Ukraine and Russia foreign ministers to meet as tensions rise

Ukraine's claim of attacking a Russian military vehicles that entered its territory sets off flurry of diplomatic activity, while fate of massive aid convoy sent by Moscow remains unresolved.

A Russian armoured vehicle outside the town of Kamensk-Shakhtinsky, about 30 km from the border with Ukraine, where a Russian aid convoy is waiting to cross over.  Yuri Kochetkov / EPA / August 15, 2014
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KAMENSK-SHAKHTINSKY, Russia // Diplomatic efforts to douse an international firestorm over claims that Ukraine’s forces destroyed Russian military vehicles ratcheted up on Saturday as Moscow demanded that Kiev allow its mammoth aid convoy to cross the volatile border.

Moscow and Kiev’s foreign ministers prepared for an urgent meeting with their French and German counterparts on Sunday after the United States blasted Russia for its “extremely dangerous” escalation of the crisis in Ukraine.

The French president Francois Hollande meanwhile urged Ukraine to show “restraint and good judgement” as it pushed on with an offensive to oust insurgents after four months of fighting that has killed more than 2,000 people and left the region facing a humanitarian disaster.

The latest spike in tensions came after the Ukrainian president, Petro Poroshenko, claimed his troops had blown up part of a small Russian military convoy that British media spotted breaching the frontier on Thursday.

Russia dismissed the claims as “fantasies”, its latest denial of persistent allegations from the West that it is arming the rebels.

Amid the international slanging match, about 280 trucks packed with what Russia claims is humanitarian aid waited for a third day some 30 kilometres from a rebel-held border post as Moscow and Kiev haggled over letting it across.

The West and Kiev fear the convoy could be a Trojan horse to bolster the flagging pro-Kremlin rebellion in eastern Ukraine or provide Moscow with an excuse to send in the 20,000 troops that Nato says it has amassed on the border.

Russia’s foreign ministry has repeatedly demanded in recent days that Kiev cease fire in order for the aid to reach residents of blighted cities in the east who have been stuck for days without water or power.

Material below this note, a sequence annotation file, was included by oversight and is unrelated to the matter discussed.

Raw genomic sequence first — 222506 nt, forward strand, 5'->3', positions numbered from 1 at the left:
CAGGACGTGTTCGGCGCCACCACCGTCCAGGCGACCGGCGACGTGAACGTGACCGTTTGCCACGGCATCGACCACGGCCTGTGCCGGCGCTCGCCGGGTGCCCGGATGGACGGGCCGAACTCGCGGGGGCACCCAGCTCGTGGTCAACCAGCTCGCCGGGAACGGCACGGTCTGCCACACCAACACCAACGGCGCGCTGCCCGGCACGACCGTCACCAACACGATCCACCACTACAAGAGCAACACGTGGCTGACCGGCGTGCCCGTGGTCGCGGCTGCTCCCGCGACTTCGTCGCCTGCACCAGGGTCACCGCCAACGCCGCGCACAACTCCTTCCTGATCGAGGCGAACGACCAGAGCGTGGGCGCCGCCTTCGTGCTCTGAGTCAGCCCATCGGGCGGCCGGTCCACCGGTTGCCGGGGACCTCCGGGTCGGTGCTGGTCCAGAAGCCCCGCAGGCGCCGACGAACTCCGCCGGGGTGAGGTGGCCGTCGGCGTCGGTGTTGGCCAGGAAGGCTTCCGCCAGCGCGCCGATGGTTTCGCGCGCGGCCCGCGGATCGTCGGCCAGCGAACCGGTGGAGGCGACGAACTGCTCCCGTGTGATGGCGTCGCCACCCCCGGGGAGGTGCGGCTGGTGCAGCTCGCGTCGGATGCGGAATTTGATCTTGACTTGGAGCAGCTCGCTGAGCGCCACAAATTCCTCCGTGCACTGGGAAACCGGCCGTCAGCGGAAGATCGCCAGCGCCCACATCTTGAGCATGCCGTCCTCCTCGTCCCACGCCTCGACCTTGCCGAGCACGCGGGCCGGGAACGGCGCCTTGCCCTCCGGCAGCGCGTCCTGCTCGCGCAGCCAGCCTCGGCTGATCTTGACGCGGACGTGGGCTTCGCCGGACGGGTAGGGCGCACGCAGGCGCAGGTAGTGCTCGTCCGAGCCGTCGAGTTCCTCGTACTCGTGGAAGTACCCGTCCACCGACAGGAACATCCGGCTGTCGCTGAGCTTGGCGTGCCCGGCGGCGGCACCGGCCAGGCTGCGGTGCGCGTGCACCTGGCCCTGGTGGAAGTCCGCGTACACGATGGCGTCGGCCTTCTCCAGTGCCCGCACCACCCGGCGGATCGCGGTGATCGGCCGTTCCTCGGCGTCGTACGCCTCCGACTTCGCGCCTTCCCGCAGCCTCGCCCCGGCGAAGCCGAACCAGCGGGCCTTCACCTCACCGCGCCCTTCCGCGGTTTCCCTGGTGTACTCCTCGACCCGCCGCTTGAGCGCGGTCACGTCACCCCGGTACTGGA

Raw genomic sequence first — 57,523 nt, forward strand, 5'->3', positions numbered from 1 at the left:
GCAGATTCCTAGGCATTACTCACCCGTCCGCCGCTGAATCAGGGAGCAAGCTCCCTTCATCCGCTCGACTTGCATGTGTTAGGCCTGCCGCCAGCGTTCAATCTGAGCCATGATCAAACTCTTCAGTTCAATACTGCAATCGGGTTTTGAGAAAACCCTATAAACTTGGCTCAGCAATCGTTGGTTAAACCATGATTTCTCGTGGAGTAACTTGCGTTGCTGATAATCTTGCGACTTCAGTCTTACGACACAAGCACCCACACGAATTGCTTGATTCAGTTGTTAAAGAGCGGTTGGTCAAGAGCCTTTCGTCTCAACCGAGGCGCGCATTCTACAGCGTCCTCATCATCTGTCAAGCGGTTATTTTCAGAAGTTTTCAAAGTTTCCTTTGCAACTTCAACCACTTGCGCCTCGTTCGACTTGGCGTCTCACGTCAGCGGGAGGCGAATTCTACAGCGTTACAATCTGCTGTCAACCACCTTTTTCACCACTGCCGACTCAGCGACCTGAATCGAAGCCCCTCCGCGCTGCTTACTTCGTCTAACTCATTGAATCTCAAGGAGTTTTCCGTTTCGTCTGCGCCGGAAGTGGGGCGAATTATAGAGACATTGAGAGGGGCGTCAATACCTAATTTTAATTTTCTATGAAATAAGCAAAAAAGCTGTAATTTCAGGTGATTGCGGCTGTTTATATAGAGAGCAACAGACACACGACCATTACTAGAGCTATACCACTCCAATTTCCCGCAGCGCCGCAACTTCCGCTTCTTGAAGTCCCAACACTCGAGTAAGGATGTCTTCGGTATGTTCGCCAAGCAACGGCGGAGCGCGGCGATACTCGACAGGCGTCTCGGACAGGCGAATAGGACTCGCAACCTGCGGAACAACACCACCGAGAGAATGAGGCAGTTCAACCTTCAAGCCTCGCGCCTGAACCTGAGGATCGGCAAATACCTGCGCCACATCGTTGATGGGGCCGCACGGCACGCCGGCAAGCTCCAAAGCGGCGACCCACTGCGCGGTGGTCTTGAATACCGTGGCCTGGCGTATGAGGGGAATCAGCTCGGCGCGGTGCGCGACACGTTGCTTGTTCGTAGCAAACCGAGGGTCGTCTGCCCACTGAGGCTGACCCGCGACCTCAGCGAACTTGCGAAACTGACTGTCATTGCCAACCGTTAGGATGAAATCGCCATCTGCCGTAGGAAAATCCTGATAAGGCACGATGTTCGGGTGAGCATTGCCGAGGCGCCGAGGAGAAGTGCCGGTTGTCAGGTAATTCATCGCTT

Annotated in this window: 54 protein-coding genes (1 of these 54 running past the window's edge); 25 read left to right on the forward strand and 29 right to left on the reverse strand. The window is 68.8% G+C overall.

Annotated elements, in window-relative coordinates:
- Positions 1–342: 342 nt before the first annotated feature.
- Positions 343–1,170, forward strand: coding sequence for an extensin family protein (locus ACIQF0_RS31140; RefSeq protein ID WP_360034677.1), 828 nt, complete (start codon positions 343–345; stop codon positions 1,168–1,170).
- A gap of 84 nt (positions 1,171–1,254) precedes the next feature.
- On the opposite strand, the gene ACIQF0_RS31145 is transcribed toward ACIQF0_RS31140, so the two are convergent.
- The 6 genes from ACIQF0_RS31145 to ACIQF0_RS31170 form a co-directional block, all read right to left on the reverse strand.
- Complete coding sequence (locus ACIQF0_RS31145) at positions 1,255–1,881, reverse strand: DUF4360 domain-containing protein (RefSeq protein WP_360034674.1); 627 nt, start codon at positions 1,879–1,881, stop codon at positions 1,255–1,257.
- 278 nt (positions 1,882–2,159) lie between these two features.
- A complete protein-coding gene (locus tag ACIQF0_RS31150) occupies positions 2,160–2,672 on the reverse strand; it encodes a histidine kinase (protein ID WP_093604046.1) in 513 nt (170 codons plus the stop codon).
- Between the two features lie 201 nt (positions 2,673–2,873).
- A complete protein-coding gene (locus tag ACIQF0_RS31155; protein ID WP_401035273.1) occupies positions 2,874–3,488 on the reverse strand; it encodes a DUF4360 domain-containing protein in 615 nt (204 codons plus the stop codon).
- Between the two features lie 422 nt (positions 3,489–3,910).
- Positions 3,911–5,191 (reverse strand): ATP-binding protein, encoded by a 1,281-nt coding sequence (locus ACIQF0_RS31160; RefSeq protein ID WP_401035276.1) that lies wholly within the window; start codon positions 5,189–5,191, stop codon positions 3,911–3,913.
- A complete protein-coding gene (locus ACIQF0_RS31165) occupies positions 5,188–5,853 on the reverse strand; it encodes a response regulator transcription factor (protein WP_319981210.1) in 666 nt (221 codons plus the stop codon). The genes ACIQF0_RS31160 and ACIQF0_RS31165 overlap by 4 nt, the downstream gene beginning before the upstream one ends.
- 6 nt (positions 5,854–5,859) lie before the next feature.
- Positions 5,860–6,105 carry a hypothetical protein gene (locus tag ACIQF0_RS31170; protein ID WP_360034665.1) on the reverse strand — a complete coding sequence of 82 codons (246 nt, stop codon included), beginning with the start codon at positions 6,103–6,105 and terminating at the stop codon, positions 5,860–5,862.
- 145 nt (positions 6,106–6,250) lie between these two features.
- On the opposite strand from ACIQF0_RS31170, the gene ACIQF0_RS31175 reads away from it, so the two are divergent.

Ukraine says it has sent scores of border officials to the Russian side to examine the aid cargo but that they are waiting for permission from the Red Cross to start work.

A spokeswoman for the International Committee of the Red Cross – which is meant to be overseeing the operation – said inspections had not started as negotiations continue.

“There was a meeting this morning between the Ukrainians and the Russians. We did not participate,” said Galina Balzamova. “We are still waiting for agreement” between them.

While Russia has denied all claims it is funnelling weapons to the rebels, a top separatist leader claimed that reinforcements trained across the border had arrived to prop up the ailing insurgency.

A fresh injection of firepower consisted of 150 pieces of hardware and 1,200 personnel “who have received four months of training on Russian territory,” Alexander Zakharchenko, prime minister of the self-proclaimed Donetsk People’s Republic, said in a video posted on a rebel website.

“They have been brought in at the most crucial moment,” he said.

In Donetsk, the largest rebel bastion, shelling could be heard on Saturday as government troops tightened their position around separatist fighters holed up there.

Human Rights Watch quoted residents fleeing Luhansk – the rebels’ second-largest stronghold that has seen some of the worst fighting – as saying that the city was cut off from electricity, gas, and cell-phone coverage, and that it was difficult to find drinking water and food.

The United Nations says more than 285,000 people have fled the fighting in the east.

Ukraine’s security spokesman Andriy Lysenko said on Saturday that three soldiers had died and 13 were wounded in the previous 24 hours.

President Poroshenko meanwhile wrote on Twitter that the army had taken over Zhdanivka, a town about 45 kilometres northeast of Donetsk.

A flurry of diplomacy to calm tensions saw Ukraine, Russia, France and Germany agree to get their top diplomats together for a meeting in Berlin on Sunday.

Germany’s Frank-Walter Steinmeier told the Bild newspaper that he hoped the talks would help “put an end to violent fighting” in eastern Ukraine and provide the territories with “urgent and necessary aid”.

Ukraine’s foreign minister, Pavlo Klimkin, had said on Friday that the sides “need to talk”.

The French presidency suggested that Sunday’s meeting could be a “first step” towards another face-to-face encounter between the heads of state.

* Agence France-Presse